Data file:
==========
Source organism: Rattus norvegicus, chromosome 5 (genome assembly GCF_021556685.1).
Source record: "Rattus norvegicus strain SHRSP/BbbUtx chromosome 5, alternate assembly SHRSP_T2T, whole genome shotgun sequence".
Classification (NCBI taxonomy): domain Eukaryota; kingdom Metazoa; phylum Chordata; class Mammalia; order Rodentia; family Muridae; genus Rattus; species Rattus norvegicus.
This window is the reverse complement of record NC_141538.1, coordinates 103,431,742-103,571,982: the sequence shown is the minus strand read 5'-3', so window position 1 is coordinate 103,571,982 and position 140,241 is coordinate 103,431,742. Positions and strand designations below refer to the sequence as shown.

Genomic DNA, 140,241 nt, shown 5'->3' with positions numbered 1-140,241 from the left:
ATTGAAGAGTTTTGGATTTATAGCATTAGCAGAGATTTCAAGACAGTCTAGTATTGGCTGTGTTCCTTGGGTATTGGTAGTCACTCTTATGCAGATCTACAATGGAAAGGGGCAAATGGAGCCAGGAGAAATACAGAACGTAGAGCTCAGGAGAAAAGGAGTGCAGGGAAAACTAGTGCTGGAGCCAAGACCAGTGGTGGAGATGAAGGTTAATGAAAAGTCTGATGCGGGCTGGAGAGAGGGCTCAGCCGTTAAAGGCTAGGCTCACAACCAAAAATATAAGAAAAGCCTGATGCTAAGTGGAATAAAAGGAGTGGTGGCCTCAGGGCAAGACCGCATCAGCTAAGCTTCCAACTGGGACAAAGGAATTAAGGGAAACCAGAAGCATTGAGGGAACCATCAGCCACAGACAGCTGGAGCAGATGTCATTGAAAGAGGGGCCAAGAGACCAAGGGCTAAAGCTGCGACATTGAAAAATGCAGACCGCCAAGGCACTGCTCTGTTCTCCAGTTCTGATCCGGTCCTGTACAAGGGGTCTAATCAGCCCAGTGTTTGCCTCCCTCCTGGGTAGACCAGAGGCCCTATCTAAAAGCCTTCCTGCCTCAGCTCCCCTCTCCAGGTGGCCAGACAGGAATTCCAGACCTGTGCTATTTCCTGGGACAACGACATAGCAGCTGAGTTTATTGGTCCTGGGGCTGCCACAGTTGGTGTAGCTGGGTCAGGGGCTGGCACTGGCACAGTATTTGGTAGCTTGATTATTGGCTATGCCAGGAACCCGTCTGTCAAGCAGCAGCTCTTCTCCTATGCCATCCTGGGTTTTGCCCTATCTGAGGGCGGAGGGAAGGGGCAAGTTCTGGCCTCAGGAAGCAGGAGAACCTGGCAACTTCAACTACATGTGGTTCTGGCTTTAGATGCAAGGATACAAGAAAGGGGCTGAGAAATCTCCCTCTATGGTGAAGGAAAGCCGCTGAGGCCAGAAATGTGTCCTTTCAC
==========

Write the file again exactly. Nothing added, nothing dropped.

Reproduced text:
Source organism: Rattus norvegicus, chromosome 5 (genome assembly GCF_021556685.1).
Source record: "Rattus norvegicus strain SHRSP/BbbUtx chromosome 5, alternate assembly SHRSP_T2T, whole genome shotgun sequence".
Classification (NCBI taxonomy): domain Eukaryota; kingdom Metazoa; phylum Chordata; class Mammalia; order Rodentia; family Muridae; genus Rattus; species Rattus norvegicus.
This window is the reverse complement of record NC_141538.1, coordinates 103,431,742-103,571,982: the sequence shown is the minus strand read 5'-3', so window position 1 is coordinate 103,571,982 and position 140,241 is coordinate 103,431,742. Positions and strand designations below refer to the sequence as shown.

Genomic DNA, 140,241 nt, shown 5'->3' with positions numbered 1-140,241 from the left:
ATTGAAGAGTTTTGGATTTATAGCATTAGCAGAGATTTCAAGACAGTCTAGTATTGGCTGTGTTCCTTGGGTATTGGTAGTCACTCTTATGCAGATCTACAATGGAAAGGGGCAAATGGAGCCAGGAGAAATACAGAACGTAGAGCTCAGGAGAAAAGGAGTGCAGGGAAAACTAGTGCTGGAGCCAAGACCAGTGGTGGAGATGAAGGTTAATGAAAAGTCTGATGCGGGCTGGAGAGAGGGCTCAGCCGTTAAAGGCTAGGCTCACAACCAAAAATATAAGAAAAGCCTGATGCTAAGTGGAATAAAAGGAGTGGTGGCCTCAGGGCAAGACCGCATCAGCTAAGCTTCCAACTGGGACAAAGGAATTAAGGGAAACCAGAAGCATTGAGGGAACCATCAGCCACAGACAGCTGGAGCAGATGTCATTGAAAGAGGGGCCAAGAGACCAAGGGCTAAAGCTGCGACATTGAAAAATGCAGACCGCCAAGGCACTGCTCTGTTCTCCAGTTCTGATCCGGTCCTGTACAAGGGGTCTAATCAGCCCAGTGTTTGCCTCCCTCCTGGGTAGACCAGAGGCCCTATCTAAAAGCCTTCCTGCCTCAGCTCCCCTCTCCAGGTGGCCAGACAGGAATTCCAGACCTGTGCTATTTCCTGGGACAACGACATAGCAGCTGAGTTTATTGGTCCTGGGGCTGCCACAGTTGGTGTAGCTGGGTCAGGGGCTGGCACTGGCACAGTATTTGGTAGCTTGATTATTGGCTATGCCAGGAACCCGTCTGTCAAGCAGCAGCTCTTCTCCTATGCCATCCTGGGTTTTGCCCTATCTGAGGGCGGAGGGAAGGGGCAAGTTCTGGCCTCAGGAAGCAGGAGAACCTGGCAACTTCAACTACATGTGGTTCTGGCTTTAGATGCAAGGATACAAGAAAGGGGCTGAGAAATCTCCCTCTATGGTGAAGGAAAGCCGCTGAGGCCAGAAATGTGTCCTTTCAC